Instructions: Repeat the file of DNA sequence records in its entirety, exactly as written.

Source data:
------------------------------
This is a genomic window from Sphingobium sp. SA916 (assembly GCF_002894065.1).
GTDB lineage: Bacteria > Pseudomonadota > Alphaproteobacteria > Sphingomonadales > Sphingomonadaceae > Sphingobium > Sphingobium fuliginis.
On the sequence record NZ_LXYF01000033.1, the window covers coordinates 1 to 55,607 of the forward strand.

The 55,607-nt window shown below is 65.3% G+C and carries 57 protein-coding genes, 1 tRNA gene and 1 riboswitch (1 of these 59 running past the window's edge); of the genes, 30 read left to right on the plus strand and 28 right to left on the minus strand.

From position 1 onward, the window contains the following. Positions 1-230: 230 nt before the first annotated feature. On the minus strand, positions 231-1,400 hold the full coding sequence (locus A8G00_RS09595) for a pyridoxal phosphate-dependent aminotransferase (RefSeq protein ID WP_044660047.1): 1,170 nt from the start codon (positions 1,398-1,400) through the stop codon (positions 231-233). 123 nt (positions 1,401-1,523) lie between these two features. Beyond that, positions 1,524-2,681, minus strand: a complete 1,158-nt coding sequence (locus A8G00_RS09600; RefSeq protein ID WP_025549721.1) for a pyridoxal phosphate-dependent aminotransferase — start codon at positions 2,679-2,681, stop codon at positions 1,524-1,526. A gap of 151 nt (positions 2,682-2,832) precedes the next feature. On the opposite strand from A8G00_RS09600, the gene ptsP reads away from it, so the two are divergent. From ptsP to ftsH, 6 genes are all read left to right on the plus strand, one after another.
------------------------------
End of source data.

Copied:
This is a genomic window from Sphingobium sp. SA916 (assembly GCF_002894065.1).
GTDB lineage: Bacteria > Pseudomonadota > Alphaproteobacteria > Sphingomonadales > Sphingomonadaceae > Sphingobium > Sphingobium fuliginis.
On the sequence record NZ_LXYF01000033.1, the window covers coordinates 1 to 55,607 of the forward strand.

The 55,607-nt window shown below is 65.3% G+C and carries 57 protein-coding genes, 1 tRNA gene and 1 riboswitch (1 of these 59 running past the window's edge); of the genes, 30 read left to right on the plus strand and 28 right to left on the minus strand.

From position 1 onward, the window contains the following. Positions 1-230: 230 nt before the first annotated feature. On the minus strand, positions 231-1,400 hold the full coding sequence (locus A8G00_RS09595) for a pyridoxal phosphate-dependent aminotransferase (RefSeq protein ID WP_044660047.1): 1,170 nt from the start codon (positions 1,398-1,400) through the stop codon (positions 231-233). 123 nt (positions 1,401-1,523) lie between these two features. Beyond that, positions 1,524-2,681, minus strand: a complete 1,158-nt coding sequence (locus A8G00_RS09600; RefSeq protein ID WP_025549721.1) for a pyridoxal phosphate-dependent aminotransferase — start codon at positions 2,679-2,681, stop codon at positions 1,524-1,526. A gap of 151 nt (positions 2,682-2,832) precedes the next feature. On the opposite strand from A8G00_RS09600, the gene ptsP reads away from it, so the two are divergent. From ptsP to ftsH, 6 genes are all read left to right on the plus strand, one after another.